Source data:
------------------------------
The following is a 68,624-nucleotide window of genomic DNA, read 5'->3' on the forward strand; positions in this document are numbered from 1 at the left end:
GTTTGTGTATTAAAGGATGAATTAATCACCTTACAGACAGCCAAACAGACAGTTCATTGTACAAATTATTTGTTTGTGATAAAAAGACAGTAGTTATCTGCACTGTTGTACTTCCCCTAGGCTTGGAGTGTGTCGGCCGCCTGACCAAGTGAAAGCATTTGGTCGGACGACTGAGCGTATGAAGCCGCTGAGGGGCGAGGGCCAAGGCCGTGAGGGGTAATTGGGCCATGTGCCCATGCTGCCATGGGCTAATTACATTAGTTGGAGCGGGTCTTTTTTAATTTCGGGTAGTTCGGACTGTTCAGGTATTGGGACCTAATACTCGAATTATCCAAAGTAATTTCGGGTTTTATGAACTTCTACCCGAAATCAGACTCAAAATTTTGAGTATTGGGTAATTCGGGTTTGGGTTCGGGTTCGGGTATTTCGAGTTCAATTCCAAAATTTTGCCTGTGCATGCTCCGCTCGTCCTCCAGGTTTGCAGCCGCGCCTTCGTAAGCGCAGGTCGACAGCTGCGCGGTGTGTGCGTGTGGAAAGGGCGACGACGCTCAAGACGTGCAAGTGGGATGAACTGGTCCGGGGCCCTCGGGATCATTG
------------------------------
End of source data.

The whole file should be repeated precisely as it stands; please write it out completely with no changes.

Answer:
The following is a 68,624-nucleotide window of genomic DNA, read 5'->3' on the forward strand; positions in this document are numbered from 1 at the left end:
GTTTGTGTATTAAAGGATGAATTAATCACCTTACAGACAGCCAAACAGACAGTTCATTGTACAAATTATTTGTTTGTGATAAAAAGACAGTAGTTATCTGCACTGTTGTACTTCCCCTAGGCTTGGAGTGTGTCGGCCGCCTGACCAAGTGAAAGCATTTGGTCGGACGACTGAGCGTATGAAGCCGCTGAGGGGCGAGGGCCAAGGCCGTGAGGGGTAATTGGGCCATGTGCCCATGCTGCCATGGGCTAATTACATTAGTTGGAGCGGGTCTTTTTTAATTTCGGGTAGTTCGGACTGTTCAGGTATTGGGACCTAATACTCGAATTATCCAAAGTAATTTCGGGTTTTATGAACTTCTACCCGAAATCAGACTCAAAATTTTGAGTATTGGGTAATTCGGGTTTGGGTTCGGGTTCGGGTATTTCGAGTTCAATTCCAAAATTTTGCCTGTGCATGCTCCGCTCGTCCTCCAGGTTTGCAGCCGCGCCTTCGTAAGCGCAGGTCGACAGCTGCGCGGTGTGTGCGTGTGGAAAGGGCGACGACGCTCAAGACGTGCAAGTGGGATGAACTGGTCCGGGGCCCTCGGGATCATTG